Snapchat now lets brands link Sponsored Lens, Geofilter ads to their sites


Snapchat is trying to make its most brand-friendly ad formats more appealing to direct-response advertisers.

A month after Snapchat rolled out Context Cards that append information to people’s Snaps, the mobile app is opening up the feature to advertisers. Brands buying Sponsored Lens and Sponsored Geofilter campaigns can attach Context Cards to their ads so that people can swipe-and-tap to visit their sites, Snapchat announced on Monday. Eventually, the company plans to enable brands to deep-link to their own apps through Context Cards.

A free add-on to Sponsored Lens and Sponsored Geofilter buys, Context Cards are initially available to advertisers in the US and will roll out to other countries early next year. Film studio Lionsgate is the first brand to attach Context Cards to a Sponsored Lens campaign.

As shown in the GIF below, the new variety of Sponsored Lens mirrors the original at first glance — except for the “MORE” call to action at the bottom of the Snap. Swiping up on the Snap will display a Context Card that previews the brand-picked link, and tapping on the Context Card will open the link through Snapchat’s in-app browser.

Snapchat will give advertisers basic stats on how people are using their Context Cards. Brands will be able to see how many times a Context Card was shown to people and how many times people clicked on the Context Card, as well as the click-through rate.

However, brands can configure their Context Cards’ links to do their own conversion tracking. A Snapchat spokesperson confirmed that a brand can include additional parameters in its URL to identify when someone is visiting a page from a Context Card. That way, the brand could track what that person does on the page and elsewhere on its site, such as making a purchase or scheduling an appointment, to measure the campaign’s return on investment.

Context Cards will only appear when people are viewing someone else’s Snap that uses a given Sponsored Lens or Sponsored Geofilter. They will not show when people are playing with a Lens themselves. That limitation can restrict the reach of these ads, which may explain why Snapchat is not charging an extra fee for the add-on.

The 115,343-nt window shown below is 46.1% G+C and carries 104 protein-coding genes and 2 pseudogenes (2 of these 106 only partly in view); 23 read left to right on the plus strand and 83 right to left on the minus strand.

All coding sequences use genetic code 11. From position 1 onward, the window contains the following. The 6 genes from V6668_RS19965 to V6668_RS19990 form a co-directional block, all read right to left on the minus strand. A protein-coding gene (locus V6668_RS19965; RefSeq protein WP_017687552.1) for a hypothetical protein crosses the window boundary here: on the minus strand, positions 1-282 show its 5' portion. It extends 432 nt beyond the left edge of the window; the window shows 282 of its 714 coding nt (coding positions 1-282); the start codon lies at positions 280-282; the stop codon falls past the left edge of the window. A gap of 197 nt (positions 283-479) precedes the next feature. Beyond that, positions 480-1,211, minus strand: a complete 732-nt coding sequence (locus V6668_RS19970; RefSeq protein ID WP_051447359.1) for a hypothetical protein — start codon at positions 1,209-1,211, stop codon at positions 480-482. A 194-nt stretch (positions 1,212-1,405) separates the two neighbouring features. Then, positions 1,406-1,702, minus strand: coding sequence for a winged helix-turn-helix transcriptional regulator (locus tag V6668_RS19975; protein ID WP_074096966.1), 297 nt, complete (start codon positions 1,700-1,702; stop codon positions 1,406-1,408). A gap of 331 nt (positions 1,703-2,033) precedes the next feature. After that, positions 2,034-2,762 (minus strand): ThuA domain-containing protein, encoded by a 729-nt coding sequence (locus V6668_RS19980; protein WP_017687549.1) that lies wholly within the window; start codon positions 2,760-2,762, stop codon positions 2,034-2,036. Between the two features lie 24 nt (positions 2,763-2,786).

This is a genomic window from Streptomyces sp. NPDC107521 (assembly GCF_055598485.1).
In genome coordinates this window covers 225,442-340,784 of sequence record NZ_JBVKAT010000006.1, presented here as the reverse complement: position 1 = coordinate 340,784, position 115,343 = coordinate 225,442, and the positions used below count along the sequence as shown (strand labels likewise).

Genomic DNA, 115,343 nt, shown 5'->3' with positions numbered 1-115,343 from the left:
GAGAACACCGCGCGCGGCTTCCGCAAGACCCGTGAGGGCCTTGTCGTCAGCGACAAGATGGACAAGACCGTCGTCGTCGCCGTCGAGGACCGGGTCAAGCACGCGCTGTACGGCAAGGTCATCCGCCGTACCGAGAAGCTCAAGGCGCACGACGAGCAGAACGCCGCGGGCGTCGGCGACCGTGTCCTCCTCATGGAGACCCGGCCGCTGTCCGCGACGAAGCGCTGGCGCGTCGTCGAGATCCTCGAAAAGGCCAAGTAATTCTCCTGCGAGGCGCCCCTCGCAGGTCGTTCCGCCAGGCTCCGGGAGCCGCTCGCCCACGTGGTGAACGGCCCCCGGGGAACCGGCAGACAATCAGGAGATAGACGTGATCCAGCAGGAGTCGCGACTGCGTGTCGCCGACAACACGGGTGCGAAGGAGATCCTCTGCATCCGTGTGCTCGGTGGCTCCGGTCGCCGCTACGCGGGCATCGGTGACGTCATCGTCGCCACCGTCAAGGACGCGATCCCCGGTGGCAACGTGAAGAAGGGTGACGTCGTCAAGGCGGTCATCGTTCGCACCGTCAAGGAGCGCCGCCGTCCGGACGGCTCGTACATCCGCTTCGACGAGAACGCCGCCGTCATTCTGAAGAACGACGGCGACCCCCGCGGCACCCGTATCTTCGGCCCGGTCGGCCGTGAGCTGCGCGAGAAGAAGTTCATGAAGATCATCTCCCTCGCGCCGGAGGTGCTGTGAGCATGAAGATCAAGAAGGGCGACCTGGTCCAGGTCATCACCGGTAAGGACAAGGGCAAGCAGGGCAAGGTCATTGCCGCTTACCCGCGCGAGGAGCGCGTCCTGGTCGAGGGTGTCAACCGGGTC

Context Cards enable advertisers to use ads that are intended to catch people’s attention to also convert them into customers. For example, Lionsgate is using its Context Card to sell tickets for its upcoming film, “Wonder.” Similarly, retailers could use the add-on to add to their holiday shopping sales. A makeup brand could craft a Sponsored Lens that augments a person’s face with a new type of mascara and then link to its e-commerce site, or it could attach the a Context Card to a Sponsored Geofilter that links to a coupon to use in a nearby store.

About The Author

Tim Peterson, Third Door Media’s Social Media Reporter, has been covering the digital marketing industry since 2011. He has reported for Advertising Age, Adweek and Direct Marketing News. A born-and-raised Angeleno who graduated from New York University, he currently lives in Los Angeles.

He has broken stories on Snapchat’s ad plans, Hulu founding CEO Jason Kilar’s attempt to take on YouTube and the assemblage of Amazon’s ad-tech stack; analyzed YouTube’s programming strategy, Facebook’s ad-tech ambitions and ad blocking’s rise; and documented digital video’s biggest annual event VidCon, BuzzFeed’s branded video production process and Snapchat Discover’s ad load six months after launch. He has also developed tools to monitor brands’ early adoption of live-streaming apps, compare Yahoo’s and Google’s search designs and examine the NFL’s YouTube and Facebook video strategies.

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